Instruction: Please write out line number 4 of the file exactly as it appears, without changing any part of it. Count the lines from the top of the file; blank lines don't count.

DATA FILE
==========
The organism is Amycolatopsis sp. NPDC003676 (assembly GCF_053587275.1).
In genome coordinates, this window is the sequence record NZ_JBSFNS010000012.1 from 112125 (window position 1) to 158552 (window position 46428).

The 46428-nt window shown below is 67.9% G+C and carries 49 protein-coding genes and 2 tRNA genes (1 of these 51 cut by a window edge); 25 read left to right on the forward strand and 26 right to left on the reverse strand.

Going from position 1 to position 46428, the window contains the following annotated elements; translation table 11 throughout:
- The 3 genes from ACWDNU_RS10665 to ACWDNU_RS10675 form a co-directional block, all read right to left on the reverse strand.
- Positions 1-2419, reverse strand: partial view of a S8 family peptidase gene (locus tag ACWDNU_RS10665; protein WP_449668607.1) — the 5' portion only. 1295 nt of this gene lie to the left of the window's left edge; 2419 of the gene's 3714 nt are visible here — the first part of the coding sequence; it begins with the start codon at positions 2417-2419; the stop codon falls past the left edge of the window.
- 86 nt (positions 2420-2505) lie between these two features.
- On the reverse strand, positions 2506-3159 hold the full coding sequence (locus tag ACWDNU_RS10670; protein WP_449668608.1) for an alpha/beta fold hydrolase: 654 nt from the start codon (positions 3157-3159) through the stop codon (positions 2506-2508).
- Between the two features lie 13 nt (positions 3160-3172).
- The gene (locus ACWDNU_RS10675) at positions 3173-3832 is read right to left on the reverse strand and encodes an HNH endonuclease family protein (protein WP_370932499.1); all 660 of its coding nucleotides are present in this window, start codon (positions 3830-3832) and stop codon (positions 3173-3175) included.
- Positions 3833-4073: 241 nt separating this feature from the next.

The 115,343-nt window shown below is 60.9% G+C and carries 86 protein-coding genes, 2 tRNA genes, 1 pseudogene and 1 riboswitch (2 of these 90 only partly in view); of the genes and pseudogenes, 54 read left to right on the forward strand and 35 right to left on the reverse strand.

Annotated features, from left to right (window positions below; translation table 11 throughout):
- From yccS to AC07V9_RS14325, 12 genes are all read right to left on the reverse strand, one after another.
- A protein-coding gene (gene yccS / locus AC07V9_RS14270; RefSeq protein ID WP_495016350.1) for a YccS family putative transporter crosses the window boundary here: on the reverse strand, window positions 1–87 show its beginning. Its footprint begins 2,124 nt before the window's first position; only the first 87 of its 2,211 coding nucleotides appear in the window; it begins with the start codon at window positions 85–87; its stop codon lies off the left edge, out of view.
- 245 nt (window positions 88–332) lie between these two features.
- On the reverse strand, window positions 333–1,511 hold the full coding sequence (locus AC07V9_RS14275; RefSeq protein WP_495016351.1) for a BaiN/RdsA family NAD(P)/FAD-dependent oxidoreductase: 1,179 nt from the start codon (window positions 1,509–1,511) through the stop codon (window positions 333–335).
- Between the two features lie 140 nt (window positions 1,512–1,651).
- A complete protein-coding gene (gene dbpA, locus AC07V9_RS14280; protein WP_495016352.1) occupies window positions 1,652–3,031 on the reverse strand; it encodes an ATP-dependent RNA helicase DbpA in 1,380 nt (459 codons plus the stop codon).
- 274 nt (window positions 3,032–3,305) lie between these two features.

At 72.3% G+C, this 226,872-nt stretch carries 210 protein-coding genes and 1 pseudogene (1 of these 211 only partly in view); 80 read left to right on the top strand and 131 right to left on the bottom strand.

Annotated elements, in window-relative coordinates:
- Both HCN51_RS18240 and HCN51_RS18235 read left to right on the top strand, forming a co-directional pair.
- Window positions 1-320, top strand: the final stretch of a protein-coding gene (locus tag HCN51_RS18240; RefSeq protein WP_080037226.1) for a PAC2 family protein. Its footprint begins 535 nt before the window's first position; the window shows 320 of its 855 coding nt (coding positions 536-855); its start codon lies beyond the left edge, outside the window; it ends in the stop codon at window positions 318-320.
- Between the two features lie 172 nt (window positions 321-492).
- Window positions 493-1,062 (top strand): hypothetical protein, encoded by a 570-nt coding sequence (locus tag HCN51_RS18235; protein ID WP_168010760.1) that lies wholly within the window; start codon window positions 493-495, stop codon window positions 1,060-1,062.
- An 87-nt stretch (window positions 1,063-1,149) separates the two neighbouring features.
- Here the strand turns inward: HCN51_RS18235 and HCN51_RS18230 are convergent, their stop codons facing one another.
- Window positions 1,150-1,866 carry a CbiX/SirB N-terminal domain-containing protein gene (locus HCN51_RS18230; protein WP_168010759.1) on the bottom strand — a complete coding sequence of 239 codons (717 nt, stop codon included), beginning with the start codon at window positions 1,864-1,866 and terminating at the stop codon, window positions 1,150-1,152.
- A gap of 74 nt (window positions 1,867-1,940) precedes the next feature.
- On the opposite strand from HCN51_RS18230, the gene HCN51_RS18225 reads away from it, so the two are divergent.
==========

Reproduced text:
Going from position 1 to position 46428, the window contains the following annotated elements; translation table 11 throughout: